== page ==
Rrring, Rrring…

In order to boost sales of my expert writing services, I have cast the net, recently, into unfamiliar waters. Used to be, the phone would ring.

“Hey, Pam. Are you available to write a piece for us?”

I’d pitch my own ideas, in between the calls, and all would be well in the land of words.  These days, of course, the phone is pretty quiet. Do it differently, then, I told myself not long ago. Do it the way you haven’t done it before. Flex with changing times. Stretch, twist, be happy.

So, I posted my resume on several writing websites, in the place where writers say they are available for assignments. It felt weird, out there, on its own with people, anonymous people. Not like a story in a magazine, or a newspaper. These people you know. Anyway, I forgot that I had sent my life story into the ethers until the phone rang while we were eating dinner the other night. Yes, the phone. 

“Is Pamela there?”

“Who’s calling, please?”



“I saw your resume. Are you free to do an assignment?”

Wow. Just like that. No interview. No spec work. No writing samples. These online writing websites are super, I say to myself.

“What kind of assignment,” I ask, grabbing a pen from the kitchen counter.

“A script. Have you written scripts?”

“Oh, sure. I have written scripts,” I answer, encouraged. “What kind of script…industrial, commercial, film?”


Okay, not kids. No little characters with blueberries for heads or anything. Adult, sure.

“You have to write that kind of stuff,” he went on.

Oh…adult. I thanked Greg and hung up.

“Who is Greg?” my twelve year old daughter asked. “And what was that about?”

My twelve year old daughter has a unique ability to hear three words and know exactly what is going on in the rest of a conversation. I could say, “No thank you,” and she could state the parties involved, offer made, and impetus for my reply.

“He asked if I could write a script.”

“You can write a script. What kind?”

“An adult script.”

They didn’t know the term.

“You know, G, PG, PG-13, R….it is after the R.”

“Oh,” both of my kids said. “Ick.”

Last night, I went to a school meeting about the transition from middle to high school. The subject was extracurricular activities. The journalism advisor stood in front of five hundred parents and kids and promoted the profession as a wonderful career, a way to hone analytical and creative skills, express yourself, see the world. I was pretty much stunned, given the current state of journalism. I do not think she should have been allowed to say that, in order to attract students to her class. As much as I love what I spend my time doing, or try to spend my time doing, she should not have been allowed to say that.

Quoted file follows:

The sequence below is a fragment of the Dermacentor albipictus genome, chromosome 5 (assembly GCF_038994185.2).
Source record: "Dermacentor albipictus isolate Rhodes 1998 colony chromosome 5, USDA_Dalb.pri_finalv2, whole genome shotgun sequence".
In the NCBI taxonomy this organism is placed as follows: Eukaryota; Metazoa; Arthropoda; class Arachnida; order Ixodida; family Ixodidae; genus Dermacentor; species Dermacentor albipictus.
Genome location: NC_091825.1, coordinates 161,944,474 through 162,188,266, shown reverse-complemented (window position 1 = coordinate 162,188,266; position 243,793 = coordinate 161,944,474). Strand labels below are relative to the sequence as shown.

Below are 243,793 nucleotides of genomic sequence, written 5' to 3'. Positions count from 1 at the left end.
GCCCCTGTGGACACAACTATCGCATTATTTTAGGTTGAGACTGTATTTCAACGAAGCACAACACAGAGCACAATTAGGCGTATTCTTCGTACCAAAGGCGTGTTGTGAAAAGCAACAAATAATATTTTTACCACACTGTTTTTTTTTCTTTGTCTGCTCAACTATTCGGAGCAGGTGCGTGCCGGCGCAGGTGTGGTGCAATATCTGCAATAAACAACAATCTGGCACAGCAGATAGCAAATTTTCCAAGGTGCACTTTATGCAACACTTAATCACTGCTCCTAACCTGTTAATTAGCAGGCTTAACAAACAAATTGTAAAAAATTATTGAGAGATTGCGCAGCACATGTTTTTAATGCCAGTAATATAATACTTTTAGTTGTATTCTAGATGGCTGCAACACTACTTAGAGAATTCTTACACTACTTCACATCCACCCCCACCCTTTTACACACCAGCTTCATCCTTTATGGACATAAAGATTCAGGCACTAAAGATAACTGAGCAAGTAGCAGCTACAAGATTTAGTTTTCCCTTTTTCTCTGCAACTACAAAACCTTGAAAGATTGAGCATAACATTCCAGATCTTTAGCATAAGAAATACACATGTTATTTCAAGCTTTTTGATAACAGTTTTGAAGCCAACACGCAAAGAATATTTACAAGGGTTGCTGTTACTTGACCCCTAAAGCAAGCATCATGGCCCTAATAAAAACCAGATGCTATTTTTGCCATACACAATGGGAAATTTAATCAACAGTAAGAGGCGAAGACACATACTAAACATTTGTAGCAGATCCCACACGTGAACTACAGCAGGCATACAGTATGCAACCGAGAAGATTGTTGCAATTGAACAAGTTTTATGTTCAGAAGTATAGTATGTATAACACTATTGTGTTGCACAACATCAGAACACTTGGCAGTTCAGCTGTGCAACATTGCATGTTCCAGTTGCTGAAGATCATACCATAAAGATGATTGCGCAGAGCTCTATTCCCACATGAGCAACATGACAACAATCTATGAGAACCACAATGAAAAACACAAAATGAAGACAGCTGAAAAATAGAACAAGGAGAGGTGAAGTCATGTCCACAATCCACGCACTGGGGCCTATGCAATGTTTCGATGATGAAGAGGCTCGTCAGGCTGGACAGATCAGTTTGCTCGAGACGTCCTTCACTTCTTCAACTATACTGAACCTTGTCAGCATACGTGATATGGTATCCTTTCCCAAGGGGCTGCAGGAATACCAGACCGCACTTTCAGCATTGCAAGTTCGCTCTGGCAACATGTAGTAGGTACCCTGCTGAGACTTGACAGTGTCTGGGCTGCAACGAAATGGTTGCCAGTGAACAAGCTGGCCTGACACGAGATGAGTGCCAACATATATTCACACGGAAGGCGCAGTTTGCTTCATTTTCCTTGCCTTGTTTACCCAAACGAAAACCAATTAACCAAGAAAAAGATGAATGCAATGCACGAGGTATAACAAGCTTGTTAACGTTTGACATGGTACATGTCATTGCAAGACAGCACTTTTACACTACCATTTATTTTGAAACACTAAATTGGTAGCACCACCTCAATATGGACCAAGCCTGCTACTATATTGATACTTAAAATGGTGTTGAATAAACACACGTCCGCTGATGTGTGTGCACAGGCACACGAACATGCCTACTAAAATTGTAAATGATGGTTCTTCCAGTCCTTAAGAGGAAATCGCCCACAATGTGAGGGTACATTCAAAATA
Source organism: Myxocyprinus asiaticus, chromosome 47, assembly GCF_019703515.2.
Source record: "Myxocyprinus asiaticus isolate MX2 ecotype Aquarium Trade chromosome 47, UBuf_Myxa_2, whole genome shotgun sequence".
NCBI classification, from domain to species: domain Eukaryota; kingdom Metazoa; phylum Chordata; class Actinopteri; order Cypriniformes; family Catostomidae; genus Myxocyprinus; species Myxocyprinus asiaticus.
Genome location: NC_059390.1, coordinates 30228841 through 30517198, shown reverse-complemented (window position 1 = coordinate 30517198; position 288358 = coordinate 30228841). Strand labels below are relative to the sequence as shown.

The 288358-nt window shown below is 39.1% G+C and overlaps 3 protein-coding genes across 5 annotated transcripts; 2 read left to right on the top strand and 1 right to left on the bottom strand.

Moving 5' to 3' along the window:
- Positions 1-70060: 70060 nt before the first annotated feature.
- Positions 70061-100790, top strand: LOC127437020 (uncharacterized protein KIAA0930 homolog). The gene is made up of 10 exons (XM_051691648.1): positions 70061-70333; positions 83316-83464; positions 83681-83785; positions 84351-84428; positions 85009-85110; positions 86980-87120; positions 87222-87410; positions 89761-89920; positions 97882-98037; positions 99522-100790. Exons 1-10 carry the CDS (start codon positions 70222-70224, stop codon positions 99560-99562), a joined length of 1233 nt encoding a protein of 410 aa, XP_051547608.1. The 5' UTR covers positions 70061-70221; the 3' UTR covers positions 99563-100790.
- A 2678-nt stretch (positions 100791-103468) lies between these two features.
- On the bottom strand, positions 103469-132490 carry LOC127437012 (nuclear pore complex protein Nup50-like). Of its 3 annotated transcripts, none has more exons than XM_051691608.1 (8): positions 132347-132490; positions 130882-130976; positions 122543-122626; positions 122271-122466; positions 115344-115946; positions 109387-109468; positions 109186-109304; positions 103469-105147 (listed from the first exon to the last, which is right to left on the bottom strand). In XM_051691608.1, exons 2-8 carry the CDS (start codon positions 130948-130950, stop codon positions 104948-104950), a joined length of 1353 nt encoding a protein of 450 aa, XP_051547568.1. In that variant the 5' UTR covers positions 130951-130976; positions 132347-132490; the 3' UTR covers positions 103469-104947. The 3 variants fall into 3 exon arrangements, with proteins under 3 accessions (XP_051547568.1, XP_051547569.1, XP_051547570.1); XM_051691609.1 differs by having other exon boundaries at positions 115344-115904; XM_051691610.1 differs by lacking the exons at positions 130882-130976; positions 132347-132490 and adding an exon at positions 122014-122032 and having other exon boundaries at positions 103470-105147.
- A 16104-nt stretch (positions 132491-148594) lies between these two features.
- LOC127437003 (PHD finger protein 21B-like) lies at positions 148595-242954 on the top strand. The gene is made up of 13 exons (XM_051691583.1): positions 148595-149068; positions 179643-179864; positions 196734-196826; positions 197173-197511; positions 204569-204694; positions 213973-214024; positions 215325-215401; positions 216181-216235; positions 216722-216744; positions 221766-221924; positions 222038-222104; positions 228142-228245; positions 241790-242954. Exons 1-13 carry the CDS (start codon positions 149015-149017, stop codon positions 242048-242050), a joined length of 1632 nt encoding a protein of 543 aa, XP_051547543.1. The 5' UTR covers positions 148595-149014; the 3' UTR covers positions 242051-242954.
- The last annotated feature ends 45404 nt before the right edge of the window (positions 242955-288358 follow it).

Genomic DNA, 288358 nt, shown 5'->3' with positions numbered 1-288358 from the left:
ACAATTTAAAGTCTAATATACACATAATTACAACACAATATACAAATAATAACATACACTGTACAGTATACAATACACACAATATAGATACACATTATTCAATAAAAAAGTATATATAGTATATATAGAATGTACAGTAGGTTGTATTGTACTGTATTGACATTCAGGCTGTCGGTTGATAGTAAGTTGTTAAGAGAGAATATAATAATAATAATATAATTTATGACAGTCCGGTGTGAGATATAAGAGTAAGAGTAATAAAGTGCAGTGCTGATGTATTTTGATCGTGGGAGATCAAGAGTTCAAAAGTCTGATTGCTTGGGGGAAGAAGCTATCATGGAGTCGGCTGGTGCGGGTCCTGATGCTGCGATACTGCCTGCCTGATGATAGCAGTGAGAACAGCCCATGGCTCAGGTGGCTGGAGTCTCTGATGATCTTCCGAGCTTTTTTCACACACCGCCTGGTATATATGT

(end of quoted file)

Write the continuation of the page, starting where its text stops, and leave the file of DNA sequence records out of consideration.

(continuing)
All Aboard, And That Means You, Haughty Editor

I read, with horror, this morning about yet another stunning blow to the publishing industry. It seems that three, count them, three magazine editors in New York descended into unspeakable depths. Down they went, step by well-heeled step, into the bowels of common experience. 

They took the subway.


It is not clear to me whether they ventured underground en masse, an imposing triumverate braced against the riff and raff, or whether they rode solo, belongings clenched under arms, eyes spinning around their heads like siren lights. However they traveled, the fact that their foregoing the Mercedes limo for public transportation is news, disgusts me. On several levels.

First, as “New Yorkers” (one is actually the editor of the magazine named the New Yorker, another of Gourmet and the last, Portfolio), you’d think they’d want to feel the beat of the place on a regular basis. I don’t know, but when I report on the circus, I want to ride the elephant. Sure, these people felt the beat years ago, when they had to because they weren’t editors and didn’t have drivers, but I don’t think memories are good enough. If you write about food, you have to shlep, as it were, on the sidewalk and smell the aromas. If you write about money, you have to rub up with the people putting tokens in the turnstyle, especially these days. And, heaven for bid, if you write about a city, or direct other people to write about a city, you have to, well, feel the city.

Second, I don’t like when people think they are better than other people because they have more money, or access to services that money provides.

Third, I don’t like when people toss aside the things that most people rely on out of necessity and could not live without. Toss out Oreos. 

Fourth, it gives my profession a bad reputation. It is hypocritical. Why didn’t these people take the subway, and the bus, before they lost all the ad pages and fired huge segments of their staff, the ones who routinely take the subway and the bus? 

When I had my first job as an editorial assistant at Working Woman Magazine on 43rd and Madison, I took the bus to work. My editor didn’t like that I was sometimes late. But, I told her that I come up with ideas on the bus, and write them down in a notepad. The ideas always came from what I saw, in the seat next to me, in the aisle, from the lady screaming to the driver before she got on. Sometimes, I nearly missed my stop. My editor tolerated the lateness because I was doing my job.

I think these editors should get out their little notepads and look around, again. My hunch is they’ve been missing the best stories.